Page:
Director: Nora Lüders
Writer: Nora Lüders
Cast: Ipek Özgen, Emre Cakir, Valon Krasniqi
There is a cliché that only talks about German cinema in terms of existentialism. In it, every filmmaker is assumed to be some meandering Herzogian caricature, speaking only in obtuse soliloquys referencing the angst and misery they find in ‘the world’ around them. That is unfair to German cinema. First, because there are and always have been artists in Germany who make all kinds of films, from pratfall comedy to idiotic action films, and bizarre documentaries about mini-golf. Second, because sometimes telling us the world is cruel and miserable is entirely appropriate, and not just borne of some desire to intellectualise avoiding talking about your own specific feelings.
There are some films that don’t necessarily help when it comes to disproving that stereotype, though – and at times, Morast is one of them. On a technical basis, the film is incredibly effective. But thematically, it feels like it is struggling with its own characters to move the conversation along.
The film centres on the brief re-connection of two siblings – Edda (Ipek Özgen) and Kilian (Emre Cakir) – after the former shows up at the latter’s apartment, unannounced. Kilian is high as a kite there with his boyfriend Dennis (Valon Kasniqi), playing chess, devouring orange-slices, and guffawing at nothing at all.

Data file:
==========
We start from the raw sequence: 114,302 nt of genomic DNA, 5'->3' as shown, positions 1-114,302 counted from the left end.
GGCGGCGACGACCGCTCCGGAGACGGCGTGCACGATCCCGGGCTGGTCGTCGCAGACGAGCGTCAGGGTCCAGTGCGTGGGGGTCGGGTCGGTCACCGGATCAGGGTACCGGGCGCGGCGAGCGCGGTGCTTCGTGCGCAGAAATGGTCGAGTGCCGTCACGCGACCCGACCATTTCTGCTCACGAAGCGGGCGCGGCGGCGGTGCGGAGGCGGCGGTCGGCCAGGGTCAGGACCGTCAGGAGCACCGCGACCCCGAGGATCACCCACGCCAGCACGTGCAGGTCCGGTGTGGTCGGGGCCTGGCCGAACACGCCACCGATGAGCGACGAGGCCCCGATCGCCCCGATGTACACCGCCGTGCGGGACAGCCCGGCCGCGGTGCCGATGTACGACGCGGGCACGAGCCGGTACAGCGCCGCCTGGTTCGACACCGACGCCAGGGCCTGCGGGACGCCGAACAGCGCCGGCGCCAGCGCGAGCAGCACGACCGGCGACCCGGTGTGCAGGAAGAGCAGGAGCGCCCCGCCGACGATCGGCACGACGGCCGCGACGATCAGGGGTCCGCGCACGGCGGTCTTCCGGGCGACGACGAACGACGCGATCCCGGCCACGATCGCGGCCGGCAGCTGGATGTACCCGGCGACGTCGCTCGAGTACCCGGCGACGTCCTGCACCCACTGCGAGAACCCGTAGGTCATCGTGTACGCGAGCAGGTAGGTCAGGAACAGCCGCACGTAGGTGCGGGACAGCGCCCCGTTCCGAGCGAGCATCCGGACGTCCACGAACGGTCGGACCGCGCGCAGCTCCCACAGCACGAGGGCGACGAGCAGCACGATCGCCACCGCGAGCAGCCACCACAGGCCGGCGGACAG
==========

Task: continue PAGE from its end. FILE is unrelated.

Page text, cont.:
One particular moment with Kilian attempting to slice into an orange with a butcher knife without severing his thumb makes for a horrible moment of blind-panic – but it also does a good job of showing us where he is in his life. Coasting through a world of pain, blissfully unaware that at some point, it will catch up with him, however happy-go-lucky he feels.
Into this scenario steps Edda, his estranged sister, promising to lift away that veil with some uncomfortable home-truths. Apparently, something in their familiar structure caused her to up and leave – in particular something to do with her parents. This scenario seems primed for a gradual unpicking of unresolved tensions.
To that end, Edda is unwilling to talk about either of her parents – though in some ways they are clearly on her mind. She evidently has some resentment of her father, but is still concerned with his wellbeing. In spite of asking how her father is, she stubbornly resists suggestions she could ask him herself. At the same time, when Kilian tries to play music their mother was fond of, she insists it hurts too much to hear.
There are things which have impacted her greatly in her early life, which she needs to speak about. But the film is either unwilling or unable to address them. Instead, Edda repeatedly fobs us off with long-winded musings on the great sadness of the world around her. The layers of her winding metaphors are never peeled back; we never understand the social or material factors that make her tick, only that she seems to understand life is inherently lonely – to the extent even fish feel solitude.